, July 17, 2009 (ENS) - Texas is baking in an extensive and prolonged drought, with temperatures soaring above 100 degrees and parched soils across much of the state. In Texas Hill Country, the Guadalupe River is down by 85-90 percent from normal levels overall and is totally dry in some segments.
As a result, the Texas Commission on Environmental Quality today reduced the surface water diversion to the city of Kerrville to one million gallons per day from a normal rate of 6.4 million, beginning Saturday.
"Flows on area rivers are dropping quickly due to the exceptional drought," said Al Segovia, the TCEQ’s South Texas watermaster said. "These extreme conditions are forcing the TCEQ to cut off or restrict junior rights to surface water diversions in order to supply water for critical functions."
The TCEQ requires water suppliers to develop drought contingency plans to manage water usage, reduce peak demand, and extend supplies. Kerrville has chosen to implement Stage II of its drought contingency plan, limiting lawn watering to specific days of the week, with reduced hours, and prohibiting other non-essential water use to reduce the demand on the system.
People with odd numbered addresses can water on Tuesday and Saturday, even addresses can water on Wednesdays and Sundays, but only in the early morning and evening hours. If these efforts fail to reduce usage enough, additional restrictions may be imposed.
Low water on the Guadalupe River at Kerrville, Texas (Photo by Matthew Sisson)
Kerrville residents are being asked to conserve water by using a drip irrigation system instead of sprinklers, washing full loads of dishes or laundry, and cutting back on washing vehicles.
Residents also can save water by replacing old plumbing with water saving fixtures, installing cisterns to catch rainwater for future use, and growing native plants that require a minimum of water.
What's happening in Kerrville is happening across the state. In the coastal bend area, extreme drought conditions with record high temperatures are stressing crops and livestock and ranchers are liquidating herds due to lack of forage, according to the Texas AgriLife Extension Service.
Across the southern and southwestern parts of the state, extremely hot, dry conditions with record high temperatures continues, broken only by a few scattered showers.
The Edwards Aquifer water level, as measured at a test well in San Antonio, dropped within 0.3 feet of the mandatory Stage III declaration requirement by the San Antonio Water System. A mandatory stage III water rationing declaration is expected soon, AgriLife Extension personnel said this week.
At least one climate scientist says Texas drought is here to stay.
Dr. Gerald North, professor of atmospheric sciences and oceanography at Texas A&M University, said Tuesday, "One thing for sure. All the climate models say things are going to get warmer in the U.S. and the rest of the world. But it's a gradual process; a kind of stagger-step trend upwards. It may warm for a few decades, then slows down, then warms again for a few decades."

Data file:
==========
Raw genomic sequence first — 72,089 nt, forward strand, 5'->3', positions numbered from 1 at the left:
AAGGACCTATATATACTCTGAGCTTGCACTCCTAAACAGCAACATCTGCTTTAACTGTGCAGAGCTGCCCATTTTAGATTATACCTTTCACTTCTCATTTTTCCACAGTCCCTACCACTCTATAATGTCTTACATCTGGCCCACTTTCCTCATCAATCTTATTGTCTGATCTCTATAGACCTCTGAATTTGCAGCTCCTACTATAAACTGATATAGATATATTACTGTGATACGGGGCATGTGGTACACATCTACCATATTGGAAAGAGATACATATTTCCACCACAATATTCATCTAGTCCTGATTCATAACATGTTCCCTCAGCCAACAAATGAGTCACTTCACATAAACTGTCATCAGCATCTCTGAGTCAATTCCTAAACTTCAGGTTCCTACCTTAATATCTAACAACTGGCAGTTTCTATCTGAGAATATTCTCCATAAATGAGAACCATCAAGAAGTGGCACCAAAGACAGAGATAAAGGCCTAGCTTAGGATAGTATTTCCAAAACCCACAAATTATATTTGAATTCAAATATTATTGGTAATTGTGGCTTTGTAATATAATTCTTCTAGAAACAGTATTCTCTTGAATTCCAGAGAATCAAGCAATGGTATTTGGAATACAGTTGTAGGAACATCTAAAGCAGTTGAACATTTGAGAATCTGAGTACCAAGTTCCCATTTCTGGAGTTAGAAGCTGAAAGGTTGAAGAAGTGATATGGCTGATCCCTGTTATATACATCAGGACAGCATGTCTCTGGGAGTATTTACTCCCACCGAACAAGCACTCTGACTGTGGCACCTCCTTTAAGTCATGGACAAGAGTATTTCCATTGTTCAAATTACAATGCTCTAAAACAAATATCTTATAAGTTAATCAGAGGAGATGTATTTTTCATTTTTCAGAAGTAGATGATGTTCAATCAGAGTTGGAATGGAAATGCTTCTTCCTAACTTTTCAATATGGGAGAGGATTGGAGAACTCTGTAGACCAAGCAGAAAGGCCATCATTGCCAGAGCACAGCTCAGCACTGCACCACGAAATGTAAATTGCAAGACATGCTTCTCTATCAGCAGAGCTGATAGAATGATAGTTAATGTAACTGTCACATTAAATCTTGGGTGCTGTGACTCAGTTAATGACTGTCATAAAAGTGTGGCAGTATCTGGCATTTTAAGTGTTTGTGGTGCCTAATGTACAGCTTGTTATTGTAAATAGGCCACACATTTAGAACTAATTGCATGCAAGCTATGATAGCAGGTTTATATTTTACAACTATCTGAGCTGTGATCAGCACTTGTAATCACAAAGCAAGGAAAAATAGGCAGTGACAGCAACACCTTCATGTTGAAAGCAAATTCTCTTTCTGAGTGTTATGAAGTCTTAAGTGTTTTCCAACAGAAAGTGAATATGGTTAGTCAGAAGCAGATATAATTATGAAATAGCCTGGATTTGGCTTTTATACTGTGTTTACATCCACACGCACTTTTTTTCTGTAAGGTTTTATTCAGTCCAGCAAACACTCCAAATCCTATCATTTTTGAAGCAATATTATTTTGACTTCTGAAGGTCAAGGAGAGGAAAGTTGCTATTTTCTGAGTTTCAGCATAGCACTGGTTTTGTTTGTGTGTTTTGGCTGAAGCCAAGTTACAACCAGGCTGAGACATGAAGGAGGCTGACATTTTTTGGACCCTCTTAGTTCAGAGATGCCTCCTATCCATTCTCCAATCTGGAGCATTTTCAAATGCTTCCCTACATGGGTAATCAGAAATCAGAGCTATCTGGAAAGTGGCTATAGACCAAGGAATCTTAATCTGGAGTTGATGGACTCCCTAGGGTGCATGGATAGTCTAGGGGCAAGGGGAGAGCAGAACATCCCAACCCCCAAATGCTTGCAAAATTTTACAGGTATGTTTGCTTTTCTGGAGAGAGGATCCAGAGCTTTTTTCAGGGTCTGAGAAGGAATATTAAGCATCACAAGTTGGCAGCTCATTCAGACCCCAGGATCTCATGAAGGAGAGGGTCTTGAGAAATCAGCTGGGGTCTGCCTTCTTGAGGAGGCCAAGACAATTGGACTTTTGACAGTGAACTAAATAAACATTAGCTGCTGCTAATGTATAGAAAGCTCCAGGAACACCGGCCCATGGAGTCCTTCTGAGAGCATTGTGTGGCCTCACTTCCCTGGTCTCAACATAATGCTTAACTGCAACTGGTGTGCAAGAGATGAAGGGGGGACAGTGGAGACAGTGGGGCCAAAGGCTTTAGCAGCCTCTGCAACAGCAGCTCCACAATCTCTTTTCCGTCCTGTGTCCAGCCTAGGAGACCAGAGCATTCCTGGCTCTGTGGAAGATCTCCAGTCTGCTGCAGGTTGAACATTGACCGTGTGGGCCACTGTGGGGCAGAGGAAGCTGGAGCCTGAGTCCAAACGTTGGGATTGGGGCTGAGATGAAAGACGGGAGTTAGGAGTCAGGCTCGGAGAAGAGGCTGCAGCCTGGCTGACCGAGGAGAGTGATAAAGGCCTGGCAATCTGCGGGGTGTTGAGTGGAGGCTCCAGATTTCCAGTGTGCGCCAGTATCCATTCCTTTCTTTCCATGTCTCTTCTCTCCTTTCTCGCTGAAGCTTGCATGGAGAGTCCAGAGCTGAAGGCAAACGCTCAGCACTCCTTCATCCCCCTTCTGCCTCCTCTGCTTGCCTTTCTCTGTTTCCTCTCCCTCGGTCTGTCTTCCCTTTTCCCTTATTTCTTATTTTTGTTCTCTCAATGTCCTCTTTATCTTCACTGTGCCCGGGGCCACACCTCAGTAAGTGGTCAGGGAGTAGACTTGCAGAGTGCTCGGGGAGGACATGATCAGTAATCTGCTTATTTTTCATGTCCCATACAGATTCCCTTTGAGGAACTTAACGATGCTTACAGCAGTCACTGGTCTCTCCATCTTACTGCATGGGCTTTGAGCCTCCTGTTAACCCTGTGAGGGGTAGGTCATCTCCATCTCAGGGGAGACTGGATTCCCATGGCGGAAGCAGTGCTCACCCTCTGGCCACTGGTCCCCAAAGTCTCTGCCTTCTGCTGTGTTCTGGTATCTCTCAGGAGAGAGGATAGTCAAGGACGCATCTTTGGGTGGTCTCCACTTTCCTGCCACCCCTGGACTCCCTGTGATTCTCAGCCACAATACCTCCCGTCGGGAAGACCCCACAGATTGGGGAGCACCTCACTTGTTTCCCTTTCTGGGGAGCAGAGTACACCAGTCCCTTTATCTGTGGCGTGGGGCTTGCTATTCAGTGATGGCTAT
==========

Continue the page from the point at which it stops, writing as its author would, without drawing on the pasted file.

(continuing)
Still, said North, Texas could get some relief this winter due to an El Niño ocean pattern currently building in the eastern tropical Pacific. The El Niño warming trend generally produces wet winters for the south, from Florida to Texas, he said.
But the long-term trend suggests more hot and dry summers, he said.
North bases his predictions on a 2007 report by the Intergovernmental Panel for Climate Change, the Nobel Prize winning UN organization composed of thousands of scientists from more than 100 countries.
"In the report are all sorts of results from climate model runs," North said, who has summarized what these computer runs mean for Texas. "What they suggest is that the tropical climates will expand northward. This seems to have been happening in the past and will continue to happen in the future," he said.
A tropical climate already exists in Central Texas during a typical summer, North said. "The last storm front comes through roughly in the middle of June, and brings with it nice rains. During those months of the summer, all we have are these blue skies and little puffy clouds, occasional little rains in the afternoon. That's tropical climate."
"As global warming proceeds – this is the theory, it's what the models say – the storm belt moves northwards," he said. "And that particularly affects us here in the summertime, when we get no fronts."
North said it is possible that the current drought is not indicative of a permanent trend, but is an anomaly, as were the droughts of the 1930s and 1950s.
"It could be just a fluke that persists for a decade," he said. "But my guess is that it's here to stay, but with fluctuations up and down."
Copyright Environment News Service, ENS, 2009. All rights reserved.
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